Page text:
UZZAH, son of Abinadab, (2 Sam. vi.) a Levite, who, with his brother, Ahio, conducted the new cart, on which the ark of the covenant was brought from Kirjath-jearim to Jerusalem. When they arrived at Nachon's thrashing-floor, Uzzah stretched out his hand to support the ark of God, which seemed to him to be in danger of falling, because of the stumbling of the oxen. In consequence of this, the anger of the Lord smote him, and he died on the place. Critics are much divided about the occasion of the death of Uzzah ; and as the history, being related very succinctly, is liable to be misunderstood, it may be proper to notice, (1.) That the law (Exod xxv. 14.) ordered the arx to be carried on the shoulders of Levites, whereas [ OH ] u zz in this instance, it was drawn by oxen, on a cart, as if this carriage by beasts were good enough for it : it was hereby assimilated to the processions of the hea- then, who drew their gods about in carriages. (2.) The ark ought to have been enveloped, wholly concealed, by the priests, before the Levites ap- proached it: whereas, no priest attended this proces- sion. Was it carried openly, exposed to view as it was by the Philistines ? 1 Sam. vi. 13 — 19. Uzzah, being a Levite, ought to have known these rules, and being the principal in conducting the procession, and, as may be supposed, the elder brother, he was prin- cipally guilty ; Ahio being subordinate to him. (3.) It is likely, that the oxen drew it safely while in a straight road, but when they came to the thrash- ing-floor, one or both of them became restiff and stumbled, which, provoking Uzzah, put him off his guard. [This solution seems to be most in accordance with the words of David afterwards, when about to bring the ark from the house of Obed-edom to'Zion 1 Chron. xv. After saying (verse 2) that "none ought to carry the ark of God but the Levites," he summons all the priests and Levites to assist in the removal of it, and then says, (verse 13,) "Because ye did it not at the first, the Lord our God made a breach upon us, for that we sought him not after the due order." This is said in evident allusion to the breach made upon Uzzah, i. e. the breaking forth of God's anger against Uzzah, 2 Sam. vi. 8, and 1 Chron xiii. 11. R.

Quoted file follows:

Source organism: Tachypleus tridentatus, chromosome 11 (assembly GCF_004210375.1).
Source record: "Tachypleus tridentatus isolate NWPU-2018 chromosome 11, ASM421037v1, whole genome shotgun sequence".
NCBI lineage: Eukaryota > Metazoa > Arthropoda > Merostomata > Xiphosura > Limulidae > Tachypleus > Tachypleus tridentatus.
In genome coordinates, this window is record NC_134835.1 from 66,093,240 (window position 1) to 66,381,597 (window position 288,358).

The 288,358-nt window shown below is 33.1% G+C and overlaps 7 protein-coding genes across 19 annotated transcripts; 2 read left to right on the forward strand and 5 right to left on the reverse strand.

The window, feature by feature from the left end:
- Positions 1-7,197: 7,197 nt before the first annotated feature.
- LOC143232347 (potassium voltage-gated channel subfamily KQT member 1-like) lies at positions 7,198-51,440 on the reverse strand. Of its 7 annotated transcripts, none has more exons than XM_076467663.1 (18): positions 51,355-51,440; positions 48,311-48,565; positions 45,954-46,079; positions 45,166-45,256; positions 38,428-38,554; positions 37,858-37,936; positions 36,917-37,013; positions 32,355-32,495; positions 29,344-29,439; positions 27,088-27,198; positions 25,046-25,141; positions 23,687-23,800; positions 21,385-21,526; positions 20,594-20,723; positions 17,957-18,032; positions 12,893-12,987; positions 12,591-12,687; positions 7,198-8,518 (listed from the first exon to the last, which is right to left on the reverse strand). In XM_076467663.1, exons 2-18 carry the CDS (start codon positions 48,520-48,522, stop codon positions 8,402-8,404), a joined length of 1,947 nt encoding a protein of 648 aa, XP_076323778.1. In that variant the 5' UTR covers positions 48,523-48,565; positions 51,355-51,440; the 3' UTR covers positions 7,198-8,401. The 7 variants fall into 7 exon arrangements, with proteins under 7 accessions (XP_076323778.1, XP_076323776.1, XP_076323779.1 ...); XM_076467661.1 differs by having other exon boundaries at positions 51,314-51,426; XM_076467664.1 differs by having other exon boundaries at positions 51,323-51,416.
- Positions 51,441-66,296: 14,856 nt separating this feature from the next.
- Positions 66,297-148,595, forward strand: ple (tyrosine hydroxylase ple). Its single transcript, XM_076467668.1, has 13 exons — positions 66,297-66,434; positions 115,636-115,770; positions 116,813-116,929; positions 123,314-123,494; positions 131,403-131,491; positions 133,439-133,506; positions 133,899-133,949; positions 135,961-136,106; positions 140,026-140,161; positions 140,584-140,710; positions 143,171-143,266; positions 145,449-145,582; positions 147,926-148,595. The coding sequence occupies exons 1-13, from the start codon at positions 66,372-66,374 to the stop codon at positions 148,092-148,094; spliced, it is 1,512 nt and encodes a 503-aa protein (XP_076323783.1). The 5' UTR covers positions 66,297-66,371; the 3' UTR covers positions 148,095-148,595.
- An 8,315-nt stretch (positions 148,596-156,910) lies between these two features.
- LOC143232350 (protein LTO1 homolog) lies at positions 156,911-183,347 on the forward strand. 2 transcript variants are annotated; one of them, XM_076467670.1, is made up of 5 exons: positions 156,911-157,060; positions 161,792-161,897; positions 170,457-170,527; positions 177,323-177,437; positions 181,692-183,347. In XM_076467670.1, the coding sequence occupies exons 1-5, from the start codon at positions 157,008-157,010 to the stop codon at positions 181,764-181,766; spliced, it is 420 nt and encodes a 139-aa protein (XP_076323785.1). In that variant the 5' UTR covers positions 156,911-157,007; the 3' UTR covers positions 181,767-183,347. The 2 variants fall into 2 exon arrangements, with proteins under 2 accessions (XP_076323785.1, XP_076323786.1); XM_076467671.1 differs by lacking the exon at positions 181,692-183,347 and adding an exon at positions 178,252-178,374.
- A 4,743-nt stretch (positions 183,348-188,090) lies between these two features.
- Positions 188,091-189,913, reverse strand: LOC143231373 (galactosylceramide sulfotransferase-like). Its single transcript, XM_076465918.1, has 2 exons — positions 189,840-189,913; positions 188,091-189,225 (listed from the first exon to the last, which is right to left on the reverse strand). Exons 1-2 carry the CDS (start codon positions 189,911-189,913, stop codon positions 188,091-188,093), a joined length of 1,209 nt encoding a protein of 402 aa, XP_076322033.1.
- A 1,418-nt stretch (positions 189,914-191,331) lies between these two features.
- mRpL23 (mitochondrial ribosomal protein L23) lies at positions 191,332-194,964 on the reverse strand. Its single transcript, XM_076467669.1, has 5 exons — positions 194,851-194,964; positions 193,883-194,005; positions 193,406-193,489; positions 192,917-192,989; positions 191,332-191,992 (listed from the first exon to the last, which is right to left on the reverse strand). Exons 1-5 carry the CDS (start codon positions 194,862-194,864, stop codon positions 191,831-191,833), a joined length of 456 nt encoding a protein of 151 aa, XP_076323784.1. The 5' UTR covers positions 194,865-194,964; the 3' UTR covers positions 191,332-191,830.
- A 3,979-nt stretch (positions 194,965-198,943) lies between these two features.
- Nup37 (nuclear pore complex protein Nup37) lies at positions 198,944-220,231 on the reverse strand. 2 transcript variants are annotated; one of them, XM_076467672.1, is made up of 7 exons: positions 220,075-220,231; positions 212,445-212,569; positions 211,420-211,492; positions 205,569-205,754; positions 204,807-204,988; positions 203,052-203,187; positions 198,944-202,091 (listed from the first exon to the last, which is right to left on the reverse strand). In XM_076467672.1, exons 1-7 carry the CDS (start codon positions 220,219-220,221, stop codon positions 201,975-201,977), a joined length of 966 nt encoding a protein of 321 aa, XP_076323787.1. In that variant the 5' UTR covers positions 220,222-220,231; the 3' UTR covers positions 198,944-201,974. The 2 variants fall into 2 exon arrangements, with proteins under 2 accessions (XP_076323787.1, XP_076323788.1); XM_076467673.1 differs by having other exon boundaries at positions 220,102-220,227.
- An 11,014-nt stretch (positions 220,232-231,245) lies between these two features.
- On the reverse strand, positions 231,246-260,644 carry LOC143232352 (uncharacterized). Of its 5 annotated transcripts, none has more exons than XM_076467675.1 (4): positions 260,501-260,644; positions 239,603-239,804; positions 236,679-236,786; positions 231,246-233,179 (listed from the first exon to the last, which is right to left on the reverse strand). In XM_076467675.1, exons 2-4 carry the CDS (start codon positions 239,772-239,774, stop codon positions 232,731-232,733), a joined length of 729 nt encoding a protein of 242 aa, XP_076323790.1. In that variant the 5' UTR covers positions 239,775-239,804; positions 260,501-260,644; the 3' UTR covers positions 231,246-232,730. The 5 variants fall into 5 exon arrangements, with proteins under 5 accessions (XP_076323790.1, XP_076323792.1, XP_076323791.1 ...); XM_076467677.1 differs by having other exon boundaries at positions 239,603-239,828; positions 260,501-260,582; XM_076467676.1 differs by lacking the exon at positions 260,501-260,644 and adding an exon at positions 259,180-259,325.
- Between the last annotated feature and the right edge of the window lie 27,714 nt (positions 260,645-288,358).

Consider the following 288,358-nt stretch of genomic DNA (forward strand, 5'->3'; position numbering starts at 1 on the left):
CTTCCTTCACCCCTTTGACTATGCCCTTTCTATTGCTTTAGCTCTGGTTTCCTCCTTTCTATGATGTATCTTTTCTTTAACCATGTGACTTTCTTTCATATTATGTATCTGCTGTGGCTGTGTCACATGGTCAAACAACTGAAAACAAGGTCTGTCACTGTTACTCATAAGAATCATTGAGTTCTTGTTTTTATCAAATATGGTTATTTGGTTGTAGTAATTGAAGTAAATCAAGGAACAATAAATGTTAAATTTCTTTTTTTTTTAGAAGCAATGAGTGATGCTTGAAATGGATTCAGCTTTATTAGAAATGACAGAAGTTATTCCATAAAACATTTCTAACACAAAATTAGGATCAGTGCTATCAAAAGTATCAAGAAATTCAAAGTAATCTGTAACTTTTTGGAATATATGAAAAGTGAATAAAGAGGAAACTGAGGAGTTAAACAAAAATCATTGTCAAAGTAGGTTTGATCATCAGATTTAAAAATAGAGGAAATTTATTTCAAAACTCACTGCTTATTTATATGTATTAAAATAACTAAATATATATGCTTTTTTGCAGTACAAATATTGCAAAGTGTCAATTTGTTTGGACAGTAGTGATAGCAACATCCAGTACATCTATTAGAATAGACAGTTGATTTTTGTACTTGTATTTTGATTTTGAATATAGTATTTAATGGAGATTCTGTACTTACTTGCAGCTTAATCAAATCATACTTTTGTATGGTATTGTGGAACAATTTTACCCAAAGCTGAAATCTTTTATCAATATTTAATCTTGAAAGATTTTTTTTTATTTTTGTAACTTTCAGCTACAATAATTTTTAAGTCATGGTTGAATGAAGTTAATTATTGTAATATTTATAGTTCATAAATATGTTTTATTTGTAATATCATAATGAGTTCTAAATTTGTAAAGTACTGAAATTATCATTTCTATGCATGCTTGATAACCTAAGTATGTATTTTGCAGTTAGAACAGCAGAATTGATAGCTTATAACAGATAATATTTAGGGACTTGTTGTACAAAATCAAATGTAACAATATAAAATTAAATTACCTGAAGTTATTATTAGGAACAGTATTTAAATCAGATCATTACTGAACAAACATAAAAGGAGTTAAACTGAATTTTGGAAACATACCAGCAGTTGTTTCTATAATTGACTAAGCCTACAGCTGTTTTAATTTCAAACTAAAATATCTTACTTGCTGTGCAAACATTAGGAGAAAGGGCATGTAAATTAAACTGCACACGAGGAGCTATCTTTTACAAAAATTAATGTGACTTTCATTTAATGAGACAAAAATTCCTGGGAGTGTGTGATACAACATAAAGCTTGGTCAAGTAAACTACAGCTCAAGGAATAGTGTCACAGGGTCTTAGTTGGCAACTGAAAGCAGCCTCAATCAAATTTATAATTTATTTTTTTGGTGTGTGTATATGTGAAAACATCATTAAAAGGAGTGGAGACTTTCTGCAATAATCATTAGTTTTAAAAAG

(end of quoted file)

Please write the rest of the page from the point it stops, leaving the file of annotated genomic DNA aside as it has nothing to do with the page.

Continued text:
UZZEN-SHERAH, a city of Ephraim, built by Sherah, daughter of Beriah, and granddaughter of Ephraim, 1 Chron. vii. 22 — 24.


UZZI, son of Bukki, the sixth high-priest of the Jews, of the race of Eleazar, was succeeded by Eli, A. M. 2828.


UZZIAH, or Azariah, king of Judah. See Az a- VIII. is put (1.) for vain glory, or pride, which inflates men with a great opinion of them- selves ; boasting, or self-conceit, Ps. cxix. 37 ; 2 Pet. ii. 18 ; (2.) for lying, Ps. iv. 2 ; (3.) for mere emptiness, Eccles. i ; Ps. cxliv. 4 ; (4.) for idols, Deut. xxxii. 21 ; 2 Kings xvii. 15 ; Jer. ii. 5 ; (5.) for wantonly, unnecessarily, &c. Exod. xx. 7. (6.) Vain is opposed to true, real, substantial. Ps. v. 10, "Their heart is vain, or full of vanity and lying." Ps. xii. 2, They have deceived their neighbors by vain discourses, by words of deceit and lies. To lift up the soul to vanity, (Ps. xxiv. 4.) is, to swear vainly and falsely.